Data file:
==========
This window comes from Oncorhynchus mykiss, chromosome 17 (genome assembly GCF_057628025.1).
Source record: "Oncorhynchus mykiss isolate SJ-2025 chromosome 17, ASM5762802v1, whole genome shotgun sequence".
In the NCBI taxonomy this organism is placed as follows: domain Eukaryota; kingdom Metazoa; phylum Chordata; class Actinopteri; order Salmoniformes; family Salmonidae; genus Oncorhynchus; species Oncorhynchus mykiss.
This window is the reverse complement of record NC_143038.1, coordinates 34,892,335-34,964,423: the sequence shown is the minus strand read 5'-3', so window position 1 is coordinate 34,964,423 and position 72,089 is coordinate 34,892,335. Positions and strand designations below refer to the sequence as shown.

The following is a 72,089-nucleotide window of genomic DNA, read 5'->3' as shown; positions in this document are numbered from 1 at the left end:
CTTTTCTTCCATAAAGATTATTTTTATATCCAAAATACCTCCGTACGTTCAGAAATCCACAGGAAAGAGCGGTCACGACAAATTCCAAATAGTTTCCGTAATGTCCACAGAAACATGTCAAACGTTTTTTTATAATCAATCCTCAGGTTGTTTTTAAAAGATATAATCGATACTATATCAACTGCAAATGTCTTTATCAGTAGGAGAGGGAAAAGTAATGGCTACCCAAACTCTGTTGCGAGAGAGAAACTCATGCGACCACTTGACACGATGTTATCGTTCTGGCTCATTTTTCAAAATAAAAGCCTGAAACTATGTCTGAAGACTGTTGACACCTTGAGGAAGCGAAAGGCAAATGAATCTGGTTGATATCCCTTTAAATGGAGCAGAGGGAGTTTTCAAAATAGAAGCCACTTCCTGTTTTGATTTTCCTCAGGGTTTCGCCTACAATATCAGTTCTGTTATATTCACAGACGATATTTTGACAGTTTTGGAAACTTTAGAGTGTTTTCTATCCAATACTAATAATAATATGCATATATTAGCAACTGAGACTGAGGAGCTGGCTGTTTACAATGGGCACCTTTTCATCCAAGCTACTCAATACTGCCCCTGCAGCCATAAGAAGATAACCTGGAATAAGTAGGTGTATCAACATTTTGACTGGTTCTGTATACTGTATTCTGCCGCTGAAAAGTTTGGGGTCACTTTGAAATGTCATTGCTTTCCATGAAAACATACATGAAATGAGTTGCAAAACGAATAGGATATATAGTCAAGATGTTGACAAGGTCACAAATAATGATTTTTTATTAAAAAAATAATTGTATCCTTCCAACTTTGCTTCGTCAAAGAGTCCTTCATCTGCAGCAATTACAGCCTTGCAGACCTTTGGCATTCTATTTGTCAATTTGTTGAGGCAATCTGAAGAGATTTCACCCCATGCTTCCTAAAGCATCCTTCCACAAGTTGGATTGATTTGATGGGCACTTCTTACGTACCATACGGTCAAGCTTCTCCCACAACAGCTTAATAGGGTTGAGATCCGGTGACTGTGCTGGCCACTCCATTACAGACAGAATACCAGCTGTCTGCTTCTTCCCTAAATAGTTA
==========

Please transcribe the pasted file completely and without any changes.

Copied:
This window comes from Oncorhynchus mykiss, chromosome 17 (genome assembly GCF_057628025.1).
Source record: "Oncorhynchus mykiss isolate SJ-2025 chromosome 17, ASM5762802v1, whole genome shotgun sequence".
In the NCBI taxonomy this organism is placed as follows: domain Eukaryota; kingdom Metazoa; phylum Chordata; class Actinopteri; order Salmoniformes; family Salmonidae; genus Oncorhynchus; species Oncorhynchus mykiss.
This window is the reverse complement of record NC_143038.1, coordinates 34,892,335-34,964,423: the sequence shown is the minus strand read 5'-3', so window position 1 is coordinate 34,964,423 and position 72,089 is coordinate 34,892,335. Positions and strand designations below refer to the sequence as shown.

The following is a 72,089-nucleotide window of genomic DNA, read 5'->3' as shown; positions in this document are numbered from 1 at the left end:
CTTTTCTTCCATAAAGATTATTTTTATATCCAAAATACCTCCGTACGTTCAGAAATCCACAGGAAAGAGCGGTCACGACAAATTCCAAATAGTTTCCGTAATGTCCACAGAAACATGTCAAACGTTTTTTTATAATCAATCCTCAGGTTGTTTTTAAAAGATATAATCGATACTATATCAACTGCAAATGTCTTTATCAGTAGGAGAGGGAAAAGTAATGGCTACCCAAACTCTGTTGCGAGAGAGAAACTCATGCGACCACTTGACACGATGTTATCGTTCTGGCTCATTTTTCAAAATAAAAGCCTGAAACTATGTCTGAAGACTGTTGACACCTTGAGGAAGCGAAAGGCAAATGAATCTGGTTGATATCCCTTTAAATGGAGCAGAGGGAGTTTTCAAAATAGAAGCCACTTCCTGTTTTGATTTTCCTCAGGGTTTCGCCTACAATATCAGTTCTGTTATATTCACAGACGATATTTTGACAGTTTTGGAAACTTTAGAGTGTTTTCTATCCAATACTAATAATAATATGCATATATTAGCAACTGAGACTGAGGAGCTGGCTGTTTACAATGGGCACCTTTTCATCCAAGCTACTCAATACTGCCCCTGCAGCCATAAGAAGATAACCTGGAATAAGTAGGTGTATCAACATTTTGACTGGTTCTGTATACTGTATTCTGCCGCTGAAAAGTTTGGGGTCACTTTGAAATGTCATTGCTTTCCATGAAAACATACATGAAATGAGTTGCAAAACGAATAGGATATATAGTCAAGATGTTGACAAGGTCACAAATAATGATTTTTTATTAAAAAAATAATTGTATCCTTCCAACTTTGCTTCGTCAAAGAGTCCTTCATCTGCAGCAATTACAGCCTTGCAGACCTTTGGCATTCTATTTGTCAATTTGTTGAGGCAATCTGAAGAGATTTCACCCCATGCTTCCTAAAGCATCCTTCCACAAGTTGGATTGATTTGATGGGCACTTCTTACGTACCATACGGTCAAGCTTCTCCCACAACAGCTTAATAGGGTTGAGATCCGGTGACTGTGCTGGCCACTCCATTACAGACAGAATACCAGCTGTCTGCTTCTTCCCTAAATAGTTA